Well, another GDC has come and gone. It's always a mixed feeling for me when a big show is over; part of me is so exhausted all I want to do is escape and sleep for a week, while another part wishes I could do it all again tomorrow.
I normally wouldn't open up a postmortem with the bad news, but this year there was one principal bit of bad news, and it colored the entire week's experience. Everything was just smaller and less energetic this year. There was a lot of open space on the expo floor, a distinct lack of lines for popular talks, and generally a fairly subdued and muted atmosphere to the whole affair. Of course everyone is going to point the finger at the economy, but I think it ran a bit deeper than that; this was just an off year all around.
Naturally, the trip in general involved a few minor glitches - delayed flights, rough weather, and the occasional argument at the front desk over who is actually paying the hotel bill. That was largely irrelevant though, and I'm happy to have made a trip that didn't involve sleeping overnight in an airport or bouncing several checks.
This was the first year that GDC has put on a summit specifically for AI. I may be biased, as a programmer, but I've always found the AI crowd to be especially awesome. There's no other subgroup of GDC attendees that combines excellent pedigree and achievements with a general willingness to sit down and talk frankly about ideas and technology. There's plenty of famous and accomplished people roaming around the conference, but the AI guys are just so much more approachable and down-to-earth. At least, that's how it seems to me.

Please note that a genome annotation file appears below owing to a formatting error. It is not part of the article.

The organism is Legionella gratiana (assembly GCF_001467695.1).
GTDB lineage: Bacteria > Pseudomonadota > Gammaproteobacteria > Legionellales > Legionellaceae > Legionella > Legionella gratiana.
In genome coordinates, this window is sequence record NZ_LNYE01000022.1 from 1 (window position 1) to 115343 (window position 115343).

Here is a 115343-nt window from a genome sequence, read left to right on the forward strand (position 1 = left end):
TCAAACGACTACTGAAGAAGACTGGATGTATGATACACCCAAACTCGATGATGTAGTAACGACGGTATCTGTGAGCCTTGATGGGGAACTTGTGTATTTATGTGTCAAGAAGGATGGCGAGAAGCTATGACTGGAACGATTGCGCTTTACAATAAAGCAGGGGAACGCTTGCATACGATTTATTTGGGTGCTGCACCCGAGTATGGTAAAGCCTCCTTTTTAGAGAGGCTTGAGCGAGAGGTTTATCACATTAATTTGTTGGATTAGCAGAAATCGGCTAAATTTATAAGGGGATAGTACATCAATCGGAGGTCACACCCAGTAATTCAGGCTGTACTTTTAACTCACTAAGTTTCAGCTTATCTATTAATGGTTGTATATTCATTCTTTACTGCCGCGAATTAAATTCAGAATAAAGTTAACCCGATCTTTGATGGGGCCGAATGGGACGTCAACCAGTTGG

The summit itself was great, but even better was the sort of meta-networking that happened after the summit. The AI guys seemed to move in packs, with groups of the same people showing up at various lectures and discussions. That connectedness lasted through all three days of the AI roundtables, which are my personal favorite sessions at GDC. And, of course, we ended the week on a great high note with the AI programmers' dinner.
Of course there was good stuff beyond the AI crowd as well - the GDNet crew is always a blast to hang out with, and with a ninja like Drew around, it's amazing how many places you can worm your way into.
Swag was in general short supply this year, but my favorite bit of souvenirishness is a bright orange "Work Crew" sticker. Apparently, if you blatantly lie to the security guards at the expo floor, you can wander around unchallenged because everyone thinks you're there to help set up/tear down. I intend to exploit this next year for epic awesomeness.
There were plenty of other great bits over the course of the week, but I'll be covering them in detail with my writeups soon. Make sure to hit the GDC coverage page often, because we'll all be churning out articles for the next several days.
GDC was a little slow this year, but still well worth the experience. I will definitely be there next year.